Bloomberg Launches Into Third Term, Modestly

On the morning of Jan. 1, 2010, Mayor Michael Bloomberg’s third inauguration day, the mayor emerged from his black SUV wearing a turtleneck sweater printed with “I [Heart] NY.” His spokesman, Stu Loeser, stepped out next. “Good morning!” he yelled.

We were at a soup kitchen in South Park Slope, and Mr. Bloomberg was out to prove that his third term would be different than the rest. In a wild departure from 2005, there were no parties the day he was sworn in. This year was different, and not just because the economy changed and along with it the mood of the city. It’s also that Mr. Bloomberg’s rather obvious power grab—pushing an extension of term limits that went through the City Council but was not put to voters—and various second-term failures earned him only a 5-point victory over a weak opponent, despite a $102 million reelection campaign. It’s a weak start.

Inside the soup kitchen, Mr. Bloomberg stood behind a metallic table supporting three trays of Port Royal Premium Cut Green Beans, looking stoic. Before he got to the beans, he had to open some cans—of Venice Maid Foods Meatballs in Sauce.

The can opener was attached to the table, and Mr. Bloomberg raised the handle and plunged it into the jar. He pivoted the crank and ground it, and after a time, the can slowly opened. It was manual labor; he almost broke a sweat. There were more people standing behind him and watching than working.

“It’s so hard to get good help these days,” deadpanned Bob Fritz, a 67-year-old volunteer in a baseball hat.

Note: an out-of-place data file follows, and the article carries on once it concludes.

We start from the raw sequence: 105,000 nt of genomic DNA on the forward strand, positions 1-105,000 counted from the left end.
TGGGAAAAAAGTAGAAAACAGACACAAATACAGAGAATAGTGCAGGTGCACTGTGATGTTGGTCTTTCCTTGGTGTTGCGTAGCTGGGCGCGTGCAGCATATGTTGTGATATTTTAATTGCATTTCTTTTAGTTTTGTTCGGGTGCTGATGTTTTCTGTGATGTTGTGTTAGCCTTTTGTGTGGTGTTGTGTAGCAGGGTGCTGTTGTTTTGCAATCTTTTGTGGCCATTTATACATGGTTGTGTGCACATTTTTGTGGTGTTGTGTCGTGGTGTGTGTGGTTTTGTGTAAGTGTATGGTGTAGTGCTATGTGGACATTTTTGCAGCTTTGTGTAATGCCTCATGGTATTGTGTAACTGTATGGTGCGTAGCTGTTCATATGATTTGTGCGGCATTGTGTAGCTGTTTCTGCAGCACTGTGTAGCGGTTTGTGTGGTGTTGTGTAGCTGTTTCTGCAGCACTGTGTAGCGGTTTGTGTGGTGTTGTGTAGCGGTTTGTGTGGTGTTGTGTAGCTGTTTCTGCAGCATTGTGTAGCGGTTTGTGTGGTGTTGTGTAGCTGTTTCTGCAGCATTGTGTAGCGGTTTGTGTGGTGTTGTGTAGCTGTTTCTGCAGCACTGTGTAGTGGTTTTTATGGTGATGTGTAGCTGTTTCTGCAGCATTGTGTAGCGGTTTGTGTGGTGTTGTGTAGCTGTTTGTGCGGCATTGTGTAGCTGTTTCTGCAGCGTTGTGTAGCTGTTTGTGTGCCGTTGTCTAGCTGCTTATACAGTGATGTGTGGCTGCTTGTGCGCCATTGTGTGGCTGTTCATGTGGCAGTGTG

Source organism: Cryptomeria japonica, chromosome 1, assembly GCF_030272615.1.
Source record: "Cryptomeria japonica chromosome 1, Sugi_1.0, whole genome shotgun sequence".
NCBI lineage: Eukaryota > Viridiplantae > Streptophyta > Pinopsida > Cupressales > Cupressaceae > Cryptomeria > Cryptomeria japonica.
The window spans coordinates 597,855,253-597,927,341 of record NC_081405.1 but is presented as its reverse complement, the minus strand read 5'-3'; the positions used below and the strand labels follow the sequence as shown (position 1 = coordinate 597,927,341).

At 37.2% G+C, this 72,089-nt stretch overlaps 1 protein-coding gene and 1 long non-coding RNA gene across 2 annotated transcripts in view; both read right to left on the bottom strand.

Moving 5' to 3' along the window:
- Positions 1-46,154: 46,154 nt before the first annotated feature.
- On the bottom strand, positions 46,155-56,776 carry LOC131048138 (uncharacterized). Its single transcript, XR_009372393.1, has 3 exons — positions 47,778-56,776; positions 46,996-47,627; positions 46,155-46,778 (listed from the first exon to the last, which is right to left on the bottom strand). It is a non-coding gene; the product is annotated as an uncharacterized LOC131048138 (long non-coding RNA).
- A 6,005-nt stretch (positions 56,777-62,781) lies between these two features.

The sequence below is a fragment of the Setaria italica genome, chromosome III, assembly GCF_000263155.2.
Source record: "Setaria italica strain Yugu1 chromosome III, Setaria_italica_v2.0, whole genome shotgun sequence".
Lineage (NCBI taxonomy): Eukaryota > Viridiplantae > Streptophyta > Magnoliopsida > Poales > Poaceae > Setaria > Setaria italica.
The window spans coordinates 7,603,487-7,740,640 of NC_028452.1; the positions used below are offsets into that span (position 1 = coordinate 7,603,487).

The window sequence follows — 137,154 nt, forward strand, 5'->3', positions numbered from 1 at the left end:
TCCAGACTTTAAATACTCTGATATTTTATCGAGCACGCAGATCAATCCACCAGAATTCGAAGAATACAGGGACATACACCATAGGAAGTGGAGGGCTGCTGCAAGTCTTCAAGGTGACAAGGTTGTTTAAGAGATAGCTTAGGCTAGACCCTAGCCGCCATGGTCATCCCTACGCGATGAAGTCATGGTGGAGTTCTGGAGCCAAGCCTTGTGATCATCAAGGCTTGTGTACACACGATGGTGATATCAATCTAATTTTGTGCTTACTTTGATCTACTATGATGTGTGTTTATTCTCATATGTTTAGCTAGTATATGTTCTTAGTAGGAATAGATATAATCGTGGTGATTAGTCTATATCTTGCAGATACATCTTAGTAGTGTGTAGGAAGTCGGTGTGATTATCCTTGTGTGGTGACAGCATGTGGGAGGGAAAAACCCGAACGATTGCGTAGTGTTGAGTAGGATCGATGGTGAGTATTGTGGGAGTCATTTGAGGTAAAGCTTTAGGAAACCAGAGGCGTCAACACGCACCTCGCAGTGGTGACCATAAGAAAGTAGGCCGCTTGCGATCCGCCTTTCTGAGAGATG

On to the green beans. Sister Betty Schroeder handed him a bottle of cooking oil, and as Mr. Bloomberg—wearing plastic gloves—hand-tossed the green beans with a big metal spoon, in went the oil.

By the third tray, Mr. Bloomberg was smiling.

“Mayor, would you like to cut some onions?” asked Sister Betty Schroeder.

“I’d be happy to,” Bloomberg said. Deploying a bit of domestic lingo, he added, “Do you want them sliced, or chopped?”

The mayor, not known for his cooking skills, made surprisingly quick work of the onion, like maybe he’d done this before. “Any tears?” a New York Times reporter asked.
“No tears. The onion tastes good,” Mr. Bloomberg said, popping a raw slice into his mouth.

After the soup kitchen, all two dozen of us—Mr. Bloomberg, his entourage and the reporters—walked, together, to a train station a block away, leaving the black SUV behind. As he does every day, the mayor would take the subway to City Hall.

The train came and Mr. Bloomberg stepped in and stood with his back against the door. There were only a few straphangers to see their humble mayor—the car was almost empty.

At an impromptu mobile press conference, Mr. Bloomberg told reporters that the night before had been far from splashy—after the New Year’s festivities in Times Square, he visited his favorite bar and was home at “a reasonable hour.”

He quickly dispensed with the idea that he might have acquired his sweater for the occasion. “I’ve had it for a long time; you just don’t notice it because normally I have a jacket over it,” he said. “But I’ve tried to wear it New Year’s Eve or places—it just tells the world about what I care about.”